How to Know if you`re a Workaholic
It was Wayne Oates who first used the term, “workaholism” when he defined it as a compulsion or an uncontrollable need to work perpetually. Psychologists and mental health researchers have, since then, used the term. Although the new edition of the Diagnostic and Statistical Manual of Mental Disorders (DSM-5) doesn`t formally recognize it as a diagnosable disorder, it’s clearly a mental health condition that has an impact on people’s lives.
Workaholism is a work addiction that makes individuals develop psychological, social, and emotional, dependence on work. People with work addiction usually work compulsively at the expense of other aspects of their lives. They may unnecessarily work long hours lose sleep so they can work, and get paranoid about their work performance.
It is important to note that work addiction is not the same as merely working long hours is not necessarily work addiction. Back in 1998, studies claimed that the United States had some of the highest rates of people working more than 50 hours per week, however, it doesn’t make us a nation of workaholics. The difference between someone who merely works long hours and a workaholic is that the latter is addicted to work and struggles to psychologically detach from it, even when they’re not in the office nor have any reasons to be working.
Struggling to detach from work can lead to high levels of stress, depression, anxiety, and sleep problems. These may lead to chronic stress, and result in high blood pressure, high cortisol levels, diabetes, cardiovascular disease, and even death.
People with work addiction may also have issues with their relationships, as they may suffer loneliness, isolation, and depression. Sometimes, workaholism may coexist with other mental health conditions, such as bipolar disorder or obsessive-compulsive disorder (OCD).
Symptoms of Work Addiction
- being obsessed with work-related success
- putting in long hours at work, even when not needed
losing sleep to work
- disintegrating personal relationships because of work
- having a defensive attitude toward others about work
- having an intense fear of failure at work
- being paranoid about work-related performance
- using work as a way to avoid relationships
- working to cope with feelings of depression or guilt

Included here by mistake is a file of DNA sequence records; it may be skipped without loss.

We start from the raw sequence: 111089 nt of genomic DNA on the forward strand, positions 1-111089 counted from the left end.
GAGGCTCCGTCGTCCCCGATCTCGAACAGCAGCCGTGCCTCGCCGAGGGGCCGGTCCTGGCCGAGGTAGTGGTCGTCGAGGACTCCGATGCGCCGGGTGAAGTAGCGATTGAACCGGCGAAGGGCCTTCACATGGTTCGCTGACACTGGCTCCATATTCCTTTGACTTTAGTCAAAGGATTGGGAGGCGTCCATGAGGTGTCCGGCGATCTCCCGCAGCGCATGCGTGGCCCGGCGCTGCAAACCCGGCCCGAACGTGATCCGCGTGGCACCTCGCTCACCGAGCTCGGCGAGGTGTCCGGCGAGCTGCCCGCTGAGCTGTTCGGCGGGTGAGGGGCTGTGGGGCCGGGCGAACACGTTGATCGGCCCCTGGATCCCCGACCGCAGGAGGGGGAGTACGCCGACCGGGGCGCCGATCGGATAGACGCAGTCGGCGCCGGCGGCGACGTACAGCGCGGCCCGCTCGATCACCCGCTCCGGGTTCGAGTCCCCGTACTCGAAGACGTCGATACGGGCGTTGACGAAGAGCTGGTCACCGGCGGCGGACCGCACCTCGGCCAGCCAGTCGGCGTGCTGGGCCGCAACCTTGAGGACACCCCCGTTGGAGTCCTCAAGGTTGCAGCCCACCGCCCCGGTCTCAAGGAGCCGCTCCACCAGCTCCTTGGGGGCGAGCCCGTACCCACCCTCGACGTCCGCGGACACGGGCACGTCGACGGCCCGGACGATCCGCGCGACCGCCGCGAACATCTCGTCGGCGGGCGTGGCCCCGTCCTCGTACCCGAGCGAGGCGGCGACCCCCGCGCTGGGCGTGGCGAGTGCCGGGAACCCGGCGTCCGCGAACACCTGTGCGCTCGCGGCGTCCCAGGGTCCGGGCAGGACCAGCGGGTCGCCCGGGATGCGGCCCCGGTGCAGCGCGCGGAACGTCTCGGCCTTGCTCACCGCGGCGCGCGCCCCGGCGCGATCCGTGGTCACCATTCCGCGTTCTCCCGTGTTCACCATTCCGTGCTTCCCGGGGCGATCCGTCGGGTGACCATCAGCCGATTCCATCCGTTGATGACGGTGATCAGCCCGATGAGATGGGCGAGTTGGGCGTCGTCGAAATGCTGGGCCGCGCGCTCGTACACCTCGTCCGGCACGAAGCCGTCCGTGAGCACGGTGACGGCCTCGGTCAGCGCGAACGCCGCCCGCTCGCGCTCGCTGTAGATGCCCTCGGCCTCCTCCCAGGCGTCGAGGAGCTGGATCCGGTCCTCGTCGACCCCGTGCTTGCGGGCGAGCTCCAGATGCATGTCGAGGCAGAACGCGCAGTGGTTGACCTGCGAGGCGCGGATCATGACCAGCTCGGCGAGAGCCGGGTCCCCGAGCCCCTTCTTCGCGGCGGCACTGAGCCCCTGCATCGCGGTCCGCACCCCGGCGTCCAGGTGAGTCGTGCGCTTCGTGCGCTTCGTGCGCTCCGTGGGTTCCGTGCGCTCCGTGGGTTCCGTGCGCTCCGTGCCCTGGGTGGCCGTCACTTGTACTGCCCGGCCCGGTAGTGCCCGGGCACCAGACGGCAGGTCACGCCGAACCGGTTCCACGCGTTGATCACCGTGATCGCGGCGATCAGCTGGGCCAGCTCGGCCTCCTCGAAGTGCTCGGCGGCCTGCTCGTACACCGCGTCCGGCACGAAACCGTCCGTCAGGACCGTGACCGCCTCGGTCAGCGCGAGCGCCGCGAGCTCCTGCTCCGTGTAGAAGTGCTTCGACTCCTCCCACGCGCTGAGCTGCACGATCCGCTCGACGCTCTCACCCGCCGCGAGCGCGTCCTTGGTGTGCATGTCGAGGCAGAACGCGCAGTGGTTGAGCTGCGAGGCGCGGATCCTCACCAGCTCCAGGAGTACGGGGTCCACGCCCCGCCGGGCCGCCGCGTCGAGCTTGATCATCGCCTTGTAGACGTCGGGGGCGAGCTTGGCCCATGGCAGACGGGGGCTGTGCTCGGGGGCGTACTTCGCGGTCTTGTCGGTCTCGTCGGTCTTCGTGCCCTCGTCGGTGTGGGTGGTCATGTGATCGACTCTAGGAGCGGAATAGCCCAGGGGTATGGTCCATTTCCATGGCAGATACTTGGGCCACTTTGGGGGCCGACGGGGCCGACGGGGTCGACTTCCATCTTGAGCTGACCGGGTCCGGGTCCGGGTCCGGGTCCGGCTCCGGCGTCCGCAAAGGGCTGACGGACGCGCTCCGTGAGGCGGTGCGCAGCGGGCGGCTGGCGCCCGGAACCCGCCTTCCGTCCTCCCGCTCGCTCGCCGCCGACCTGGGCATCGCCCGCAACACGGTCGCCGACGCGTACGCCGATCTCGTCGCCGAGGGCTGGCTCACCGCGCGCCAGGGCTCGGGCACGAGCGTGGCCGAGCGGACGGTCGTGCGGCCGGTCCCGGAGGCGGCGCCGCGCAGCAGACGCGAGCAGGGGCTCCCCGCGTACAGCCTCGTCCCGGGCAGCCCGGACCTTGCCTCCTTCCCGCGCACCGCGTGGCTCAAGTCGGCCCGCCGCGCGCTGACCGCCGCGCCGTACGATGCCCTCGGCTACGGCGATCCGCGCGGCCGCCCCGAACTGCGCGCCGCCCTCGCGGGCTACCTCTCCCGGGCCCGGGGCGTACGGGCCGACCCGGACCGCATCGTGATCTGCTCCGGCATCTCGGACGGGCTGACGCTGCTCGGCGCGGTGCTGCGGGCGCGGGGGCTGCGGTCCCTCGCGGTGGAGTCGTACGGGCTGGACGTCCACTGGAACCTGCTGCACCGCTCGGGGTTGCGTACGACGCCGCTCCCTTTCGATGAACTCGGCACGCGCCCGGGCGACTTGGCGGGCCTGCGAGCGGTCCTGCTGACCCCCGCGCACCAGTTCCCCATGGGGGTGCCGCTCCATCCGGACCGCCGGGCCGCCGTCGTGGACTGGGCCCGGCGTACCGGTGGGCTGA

- working to avoid dealing with crises like divorce, financial issues, or death
How to Deal with Work Addiction
Dealing with work addiction may just be similar to dealing with other kinds of addiction. This implies that there are various ways to address it. While some will be fine with self-care, others may need a therapist. Let`s discuss some simple ways to deal with this condition.
Set Time Limits for Work
This will help you begin work at a certain time and stop at a certain time also. It will also include breaks for food and social activities. No doubt, people who feel a compulsive need to work will find it difficult to set time limits, however, they have to. Such people are quick to think that the amount of time they spend working determines their success, however, the reality is that being able to complete one`s work in less time depicts higher efficiency. Setting time limits is not about being negligent about work or taking shortcuts. It`s really about setting boundaries and committing to them.
Schedule Post-Work Activities
Have something to look forward to after work. You may plan to meditate, go for a walk, write in a journal, or make dinner. Creating a routine will give your schedule a better structure and keep you engaged
See a Therapist or Counselor
A therapist or counselor can work with you to understand your compulsive need to work and help you work to minimize the negative effects of overworking. If you also have a coexisting mental health condition, such as OCD or bipolar disorder, they can help develop a treatment plan that works for you.